“Variants may continue to appear that give us some fright”



In addition to being a professor of Microbiology at the University of Navarra, Ignacio López-Goñi is a multi-award-winning disseminator, author of several books and head of one of the best virology blogs, ‘microBIO’, from which his definition of viruses as “Clouds of mutants.” His explanation of the parts of the coronavirus using a Ferrero Rocher chocolate went viral – worth the redundancy.

A sign of his intellectual humility is having recognized that, until March 6, 2020, when he saw an interview with the British epidemiologist Richard Hatchettt, he thought that the coronavirus was not going to be that bad. Days before, at the end of February, he said on Twitter that it produced “mass hysteria” that the media broadcast almost live every new case of coronavirus that was detected. But he soon changed his mind because of that interview on the British public channel Channel Four in which Hatchett said that the coronavirus was the most terrifying disease he had seen in his career, being highly infectious and having a lethality several times higher than that of the flu.

Why was that message not only spread in Spain?

I must admit, and I have said it publicly, that I was confused in the first weeks, until I saw that video. Not that I was skeptical, but our obsession was that the next pandemic was going to be a flu virus, because it spreads so easily and is the champion of variability. We know that there are flu viruses in birds that occasionally give us problems. It was what we were all hoping was a pandemic virus. Although there had been problems with SARS and MERS, it was seen that it did not transmit very well between people. The other reason is that, as of mid-February, 95 percent of all cases and deaths were in China, and the draconian measures that China had imposed and that we never imagined would reach our doorstep seemed that were effective for the coronavirus. So I thought I was going to get a big scare in China, like SARS and MERS.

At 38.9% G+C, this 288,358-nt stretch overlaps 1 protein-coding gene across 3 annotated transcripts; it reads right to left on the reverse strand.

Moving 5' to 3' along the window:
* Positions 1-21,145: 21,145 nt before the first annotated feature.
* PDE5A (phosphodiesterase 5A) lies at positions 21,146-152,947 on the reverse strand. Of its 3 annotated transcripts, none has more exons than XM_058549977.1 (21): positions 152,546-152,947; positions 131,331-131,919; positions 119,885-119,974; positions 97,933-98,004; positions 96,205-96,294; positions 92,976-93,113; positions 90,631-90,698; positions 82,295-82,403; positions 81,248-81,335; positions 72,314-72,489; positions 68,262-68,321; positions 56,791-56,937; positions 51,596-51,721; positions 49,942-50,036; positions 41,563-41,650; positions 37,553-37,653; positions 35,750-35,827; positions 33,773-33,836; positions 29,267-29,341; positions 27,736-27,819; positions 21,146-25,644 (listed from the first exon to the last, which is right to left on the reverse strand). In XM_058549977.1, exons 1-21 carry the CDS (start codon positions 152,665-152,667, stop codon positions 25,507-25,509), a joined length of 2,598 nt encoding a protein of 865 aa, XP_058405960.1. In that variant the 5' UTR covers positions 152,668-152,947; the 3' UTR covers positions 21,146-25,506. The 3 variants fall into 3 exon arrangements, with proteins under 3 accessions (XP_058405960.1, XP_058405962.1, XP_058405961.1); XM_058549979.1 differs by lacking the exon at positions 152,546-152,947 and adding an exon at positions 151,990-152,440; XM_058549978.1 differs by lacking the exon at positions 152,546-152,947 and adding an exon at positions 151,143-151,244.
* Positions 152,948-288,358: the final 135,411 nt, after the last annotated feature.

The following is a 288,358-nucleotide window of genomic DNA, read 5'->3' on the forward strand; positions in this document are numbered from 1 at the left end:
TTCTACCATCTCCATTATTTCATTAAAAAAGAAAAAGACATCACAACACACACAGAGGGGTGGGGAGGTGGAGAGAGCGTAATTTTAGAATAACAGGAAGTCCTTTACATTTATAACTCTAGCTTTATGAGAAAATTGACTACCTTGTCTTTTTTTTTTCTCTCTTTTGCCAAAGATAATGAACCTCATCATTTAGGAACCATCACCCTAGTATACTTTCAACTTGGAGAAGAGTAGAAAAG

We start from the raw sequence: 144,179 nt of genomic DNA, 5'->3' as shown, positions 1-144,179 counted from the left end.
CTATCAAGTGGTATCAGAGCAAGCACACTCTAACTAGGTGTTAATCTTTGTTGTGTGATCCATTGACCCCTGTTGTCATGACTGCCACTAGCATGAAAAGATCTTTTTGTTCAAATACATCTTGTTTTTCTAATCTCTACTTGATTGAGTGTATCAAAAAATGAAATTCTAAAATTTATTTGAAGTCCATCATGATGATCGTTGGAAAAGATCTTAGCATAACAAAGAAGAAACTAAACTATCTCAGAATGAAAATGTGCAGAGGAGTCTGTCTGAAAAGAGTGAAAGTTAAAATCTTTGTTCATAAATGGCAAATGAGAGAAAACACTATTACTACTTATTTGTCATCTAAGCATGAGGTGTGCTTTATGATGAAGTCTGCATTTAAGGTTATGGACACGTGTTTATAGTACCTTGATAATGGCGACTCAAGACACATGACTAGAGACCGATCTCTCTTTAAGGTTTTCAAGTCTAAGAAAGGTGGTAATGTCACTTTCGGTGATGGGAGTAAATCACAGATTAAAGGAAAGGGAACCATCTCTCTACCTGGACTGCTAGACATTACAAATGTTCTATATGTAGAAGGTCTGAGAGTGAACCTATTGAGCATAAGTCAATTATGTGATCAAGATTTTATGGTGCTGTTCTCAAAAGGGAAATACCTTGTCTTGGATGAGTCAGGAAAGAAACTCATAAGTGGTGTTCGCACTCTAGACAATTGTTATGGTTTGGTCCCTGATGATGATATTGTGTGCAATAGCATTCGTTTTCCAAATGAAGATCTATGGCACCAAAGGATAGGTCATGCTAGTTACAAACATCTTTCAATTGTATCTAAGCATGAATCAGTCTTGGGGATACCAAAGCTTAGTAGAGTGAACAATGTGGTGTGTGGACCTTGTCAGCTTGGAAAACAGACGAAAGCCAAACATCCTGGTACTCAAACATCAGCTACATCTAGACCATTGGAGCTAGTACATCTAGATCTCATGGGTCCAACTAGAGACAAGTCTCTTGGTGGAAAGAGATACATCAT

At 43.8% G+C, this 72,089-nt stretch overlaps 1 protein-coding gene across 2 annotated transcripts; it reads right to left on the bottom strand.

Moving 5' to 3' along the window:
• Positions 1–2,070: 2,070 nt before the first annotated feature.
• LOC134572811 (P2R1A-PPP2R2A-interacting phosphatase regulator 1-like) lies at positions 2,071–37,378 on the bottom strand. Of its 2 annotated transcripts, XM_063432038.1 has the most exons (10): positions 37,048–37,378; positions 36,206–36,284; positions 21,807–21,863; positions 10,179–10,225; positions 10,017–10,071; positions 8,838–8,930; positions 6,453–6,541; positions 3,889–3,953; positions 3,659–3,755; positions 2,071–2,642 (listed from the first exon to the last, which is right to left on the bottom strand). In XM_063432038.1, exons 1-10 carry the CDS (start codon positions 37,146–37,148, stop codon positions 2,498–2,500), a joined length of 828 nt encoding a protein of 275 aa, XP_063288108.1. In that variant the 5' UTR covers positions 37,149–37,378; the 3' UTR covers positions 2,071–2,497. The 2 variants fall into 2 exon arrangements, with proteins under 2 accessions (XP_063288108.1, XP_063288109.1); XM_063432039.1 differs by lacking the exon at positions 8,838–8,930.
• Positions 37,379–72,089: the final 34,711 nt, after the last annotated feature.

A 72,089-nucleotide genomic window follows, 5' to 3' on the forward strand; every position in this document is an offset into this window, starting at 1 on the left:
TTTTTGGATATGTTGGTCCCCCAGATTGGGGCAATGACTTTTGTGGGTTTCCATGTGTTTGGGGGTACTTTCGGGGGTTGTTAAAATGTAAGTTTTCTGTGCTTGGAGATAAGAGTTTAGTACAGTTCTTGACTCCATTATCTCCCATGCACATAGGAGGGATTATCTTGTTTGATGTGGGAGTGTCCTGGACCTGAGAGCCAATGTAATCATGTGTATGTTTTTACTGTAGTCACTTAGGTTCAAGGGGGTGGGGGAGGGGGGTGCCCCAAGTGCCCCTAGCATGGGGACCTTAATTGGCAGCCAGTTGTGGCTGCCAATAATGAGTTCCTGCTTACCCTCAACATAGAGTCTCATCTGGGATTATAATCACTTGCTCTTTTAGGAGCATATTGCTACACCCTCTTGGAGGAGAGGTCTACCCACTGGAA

Sure.

But when I saw that video, especially because of the prestige of that epidemiologist, who is not a mindundi, but a man who knows viruses and epidemiology, I changed the chip and thought: “This is more serious than what many of us are thinking” . Why was it not spread? The truth is that I do not know. The other day I reread the WHO report of March 5, in which it said that it was not a drill, that you had to take it seriously and take action. You read it now, a year or so later, and you wonder: “Damn, why didn’t we pay attention?” Well I do not know. It is also true that the WHO had already issued other alerts, such as the flu pandemic [2009] and that in the end it did not reach that much.

He spoke of the draconian measures applied in China to contain the virus. Now, in the light of various studies, some scientists estimate that the epidemic started well before what has been officially said from China, before the outbreak of the Wuhan seafood market.